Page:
Plum senior now Harvard-bound
Many children talk about what they would like to do when they grow up.
Jazmine Phillips-Acie — at the age of 8 — not only knew she wanted to be a lawyer, but she picked Harvard University as her destination for college.
Phillips-Acie, 18, a senior at Plum High School, is set to make both dreams a reality this fall after learning on Dec. 13 that she was accepted at Harvard for the fall semester.
“I was so excited that I started to scream and dance,” Phillips-Acie said.
Phillips-Acie, who transferred to Plum High School when she was a sophomore after attending the Pittsburgh Creative and Performing Arts School, on Jan. 2 had the opportunity to interact with Harvard alumni and a handful of other high school seniors from Western Pennsylvania who also are Harvard-bound during a reception at the Allegheny HYP (Harvard Yale Princeton) Club in downtown Pittsburgh.
Plum High School math teacher Ed Staines, who accompanied Phillips-Acie and her family to the reception at Phillips-Acie's request, said he doesn't know of any Plum High School students attending Harvard in his 18-year tenure with the district.
“I enjoyed it very much,” said Phillips-Acie who this semester is enrolled in seven advanced placement courses at the high school.
“We talked about the school (Harvard), and I asked the alumni about their experiences. I visited (Harvard) last February. It is a beautiful campus. We walked over to the law school. It really affirmed the fact that Harvard is home for me.”
Phillips-Acie said she decided to invite Staines to the reception because of his positive influence.
“He is one of the most impactful teachers,” Phillips-Acie said.
Staines, who taught Phillips-Acie advanced pre-calculus and trigonometry and advanced placement calculus 1, said he was honored to be invited to the reception.
“It (the Allegheny HYP) is a little brick building in the middle of town,” Staines said.
“There are pictures of the Yale and Princeton football teams on the walls. It was an intimate, warm setting.”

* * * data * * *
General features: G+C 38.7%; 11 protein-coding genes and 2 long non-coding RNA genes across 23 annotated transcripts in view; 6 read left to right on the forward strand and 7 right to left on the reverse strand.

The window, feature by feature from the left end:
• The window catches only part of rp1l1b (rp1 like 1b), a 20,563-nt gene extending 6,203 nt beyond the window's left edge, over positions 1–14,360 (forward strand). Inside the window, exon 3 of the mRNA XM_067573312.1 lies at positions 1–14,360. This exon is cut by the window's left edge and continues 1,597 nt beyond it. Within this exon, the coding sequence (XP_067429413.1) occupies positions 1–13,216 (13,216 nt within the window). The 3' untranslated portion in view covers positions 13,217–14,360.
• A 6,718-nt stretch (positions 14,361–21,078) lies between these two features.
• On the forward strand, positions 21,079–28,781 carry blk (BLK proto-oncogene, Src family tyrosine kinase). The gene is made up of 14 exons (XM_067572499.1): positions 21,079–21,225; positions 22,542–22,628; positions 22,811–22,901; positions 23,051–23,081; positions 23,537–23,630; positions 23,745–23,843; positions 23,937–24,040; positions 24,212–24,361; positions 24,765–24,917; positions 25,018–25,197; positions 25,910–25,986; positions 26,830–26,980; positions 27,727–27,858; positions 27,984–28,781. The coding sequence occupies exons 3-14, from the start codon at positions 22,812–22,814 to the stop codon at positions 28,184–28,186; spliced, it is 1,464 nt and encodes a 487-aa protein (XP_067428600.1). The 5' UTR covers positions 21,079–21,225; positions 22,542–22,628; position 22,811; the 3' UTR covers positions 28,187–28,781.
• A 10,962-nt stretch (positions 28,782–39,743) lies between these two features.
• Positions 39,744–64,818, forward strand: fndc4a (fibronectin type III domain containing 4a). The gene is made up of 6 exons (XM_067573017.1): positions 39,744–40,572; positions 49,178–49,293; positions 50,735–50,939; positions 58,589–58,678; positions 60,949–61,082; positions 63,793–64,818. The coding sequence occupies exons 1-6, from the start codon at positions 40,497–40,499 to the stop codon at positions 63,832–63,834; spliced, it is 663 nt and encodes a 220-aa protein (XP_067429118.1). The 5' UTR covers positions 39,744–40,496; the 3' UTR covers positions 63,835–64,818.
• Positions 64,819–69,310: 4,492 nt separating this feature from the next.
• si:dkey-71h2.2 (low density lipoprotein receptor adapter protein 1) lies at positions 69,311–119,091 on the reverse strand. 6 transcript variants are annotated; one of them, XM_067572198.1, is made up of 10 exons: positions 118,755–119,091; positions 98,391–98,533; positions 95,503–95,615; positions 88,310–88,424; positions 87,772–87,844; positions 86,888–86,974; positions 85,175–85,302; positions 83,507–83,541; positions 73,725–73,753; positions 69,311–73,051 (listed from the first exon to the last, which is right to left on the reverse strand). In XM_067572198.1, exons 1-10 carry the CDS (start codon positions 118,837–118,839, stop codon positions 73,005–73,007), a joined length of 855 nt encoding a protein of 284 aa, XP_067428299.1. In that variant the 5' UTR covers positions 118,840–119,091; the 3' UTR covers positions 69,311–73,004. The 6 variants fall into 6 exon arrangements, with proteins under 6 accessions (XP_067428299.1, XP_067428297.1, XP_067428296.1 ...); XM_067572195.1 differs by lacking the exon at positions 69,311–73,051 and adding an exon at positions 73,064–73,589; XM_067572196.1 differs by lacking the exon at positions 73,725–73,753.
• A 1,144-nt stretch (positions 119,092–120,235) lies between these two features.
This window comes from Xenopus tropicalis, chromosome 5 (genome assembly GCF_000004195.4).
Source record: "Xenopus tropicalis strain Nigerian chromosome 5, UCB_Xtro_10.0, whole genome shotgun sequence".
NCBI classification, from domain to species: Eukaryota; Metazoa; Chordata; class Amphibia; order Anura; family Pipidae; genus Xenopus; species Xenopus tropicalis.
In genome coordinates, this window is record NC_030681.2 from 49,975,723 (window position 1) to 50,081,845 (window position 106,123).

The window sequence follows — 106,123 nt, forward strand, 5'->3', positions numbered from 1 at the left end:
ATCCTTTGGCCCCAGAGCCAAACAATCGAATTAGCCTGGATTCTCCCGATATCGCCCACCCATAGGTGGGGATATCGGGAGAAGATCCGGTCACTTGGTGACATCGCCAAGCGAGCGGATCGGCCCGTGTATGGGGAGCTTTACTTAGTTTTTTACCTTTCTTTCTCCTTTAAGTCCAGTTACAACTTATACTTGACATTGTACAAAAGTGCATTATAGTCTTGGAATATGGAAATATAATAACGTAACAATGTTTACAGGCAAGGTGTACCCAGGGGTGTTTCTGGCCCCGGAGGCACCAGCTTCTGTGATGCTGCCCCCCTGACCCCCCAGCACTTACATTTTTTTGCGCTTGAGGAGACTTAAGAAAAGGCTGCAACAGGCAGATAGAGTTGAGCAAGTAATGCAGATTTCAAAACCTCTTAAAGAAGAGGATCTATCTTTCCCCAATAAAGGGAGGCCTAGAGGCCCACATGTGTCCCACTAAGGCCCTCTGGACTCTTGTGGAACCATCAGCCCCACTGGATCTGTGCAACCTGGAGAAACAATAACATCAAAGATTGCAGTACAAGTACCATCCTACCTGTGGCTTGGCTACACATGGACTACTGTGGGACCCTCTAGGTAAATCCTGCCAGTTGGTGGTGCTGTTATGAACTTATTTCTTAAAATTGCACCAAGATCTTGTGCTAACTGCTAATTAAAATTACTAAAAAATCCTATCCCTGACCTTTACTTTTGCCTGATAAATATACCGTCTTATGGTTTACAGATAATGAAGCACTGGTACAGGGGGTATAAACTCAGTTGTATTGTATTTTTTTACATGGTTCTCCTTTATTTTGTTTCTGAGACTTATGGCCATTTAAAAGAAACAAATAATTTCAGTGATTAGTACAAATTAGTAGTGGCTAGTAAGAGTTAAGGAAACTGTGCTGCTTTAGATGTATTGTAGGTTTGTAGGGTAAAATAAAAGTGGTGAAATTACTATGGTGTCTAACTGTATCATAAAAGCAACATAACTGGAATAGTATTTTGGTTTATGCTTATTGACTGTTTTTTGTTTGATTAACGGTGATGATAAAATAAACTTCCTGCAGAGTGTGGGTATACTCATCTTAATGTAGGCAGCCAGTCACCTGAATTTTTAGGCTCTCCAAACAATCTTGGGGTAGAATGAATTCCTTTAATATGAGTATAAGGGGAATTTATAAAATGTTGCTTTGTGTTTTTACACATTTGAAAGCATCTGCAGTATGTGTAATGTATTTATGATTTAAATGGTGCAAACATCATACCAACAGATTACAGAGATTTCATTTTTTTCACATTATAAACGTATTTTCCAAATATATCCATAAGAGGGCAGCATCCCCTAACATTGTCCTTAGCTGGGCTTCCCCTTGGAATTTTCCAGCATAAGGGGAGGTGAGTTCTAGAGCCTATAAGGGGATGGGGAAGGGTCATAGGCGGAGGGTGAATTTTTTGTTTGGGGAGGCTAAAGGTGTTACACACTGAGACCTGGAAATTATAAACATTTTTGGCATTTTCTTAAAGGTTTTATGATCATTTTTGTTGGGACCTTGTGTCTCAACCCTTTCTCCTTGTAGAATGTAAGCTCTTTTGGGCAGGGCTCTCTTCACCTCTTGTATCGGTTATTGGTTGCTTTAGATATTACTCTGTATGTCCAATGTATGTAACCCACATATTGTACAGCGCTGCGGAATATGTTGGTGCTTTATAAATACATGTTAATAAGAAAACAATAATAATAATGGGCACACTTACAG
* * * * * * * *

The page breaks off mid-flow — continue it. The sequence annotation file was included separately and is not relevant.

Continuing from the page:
Staines enjoyed speaking with the Harvard alumni who attended as well as Phillips-Acie's family members.
“They are so proud of her,” Staines said. “Jazmine is very focused and driven, and she is a good worker. She is going to do great.”
Harvard, founded in 1636, is an Ivy League university located in Cambridge, Mass.
Karen Zapf is a staff writer for Trib Total Media. She can be reached at 412-856-7400 ext. 8753 or firstname.lastname@example.org.
Show commenting policy
TribLive commenting policy
You are solely responsible for your comments and by using TribLive.com you agree to our Terms of Service.
We moderate comments. Our goal is to provide substantive commentary for a general readership. By screening submissions, we provide a space where readers can share intelligent and informed commentary that enhances the quality of our news and information.
While most comments will be posted if they are on-topic and not abusive, moderating decisions are subjective. We will make them as carefully and consistently as we can. Because of the volume of reader comments, we cannot review individual moderation decisions with readers.
We value thoughtful comments representing a range of views that make their point quickly and politely. We make an effort to protect discussions from repeated comments either by the same reader or different readers.
We follow the same standards for taste as the daily newspaper. A few things we won't tolerate: personal attacks, obscenity, vulgarity, profanity (including expletives and letters followed by dashes), commercial promotion, impersonations, incoherence, proselytizing and SHOUTING. Don't include URLs to Web sites.
We do not edit comments. They are either approved or deleted. We reserve the right to edit a comment that is quoted or excerpted in an article. In this case, we may fix spelling and punctuation.
We welcome strong opinions and criticism of our work, but we don't want comments to become bogged down with discussions of our policies and we will moderate accordingly.
We appreciate it when readers and people quoted in articles or blog posts point out errors of fact or emphasis and will investigate all assertions. But these suggestions should be sent via e-mail. To avoid distracting other readers, we won't publish comments that suggest a correction. Instead, corrections will be made in a blog post or in an article.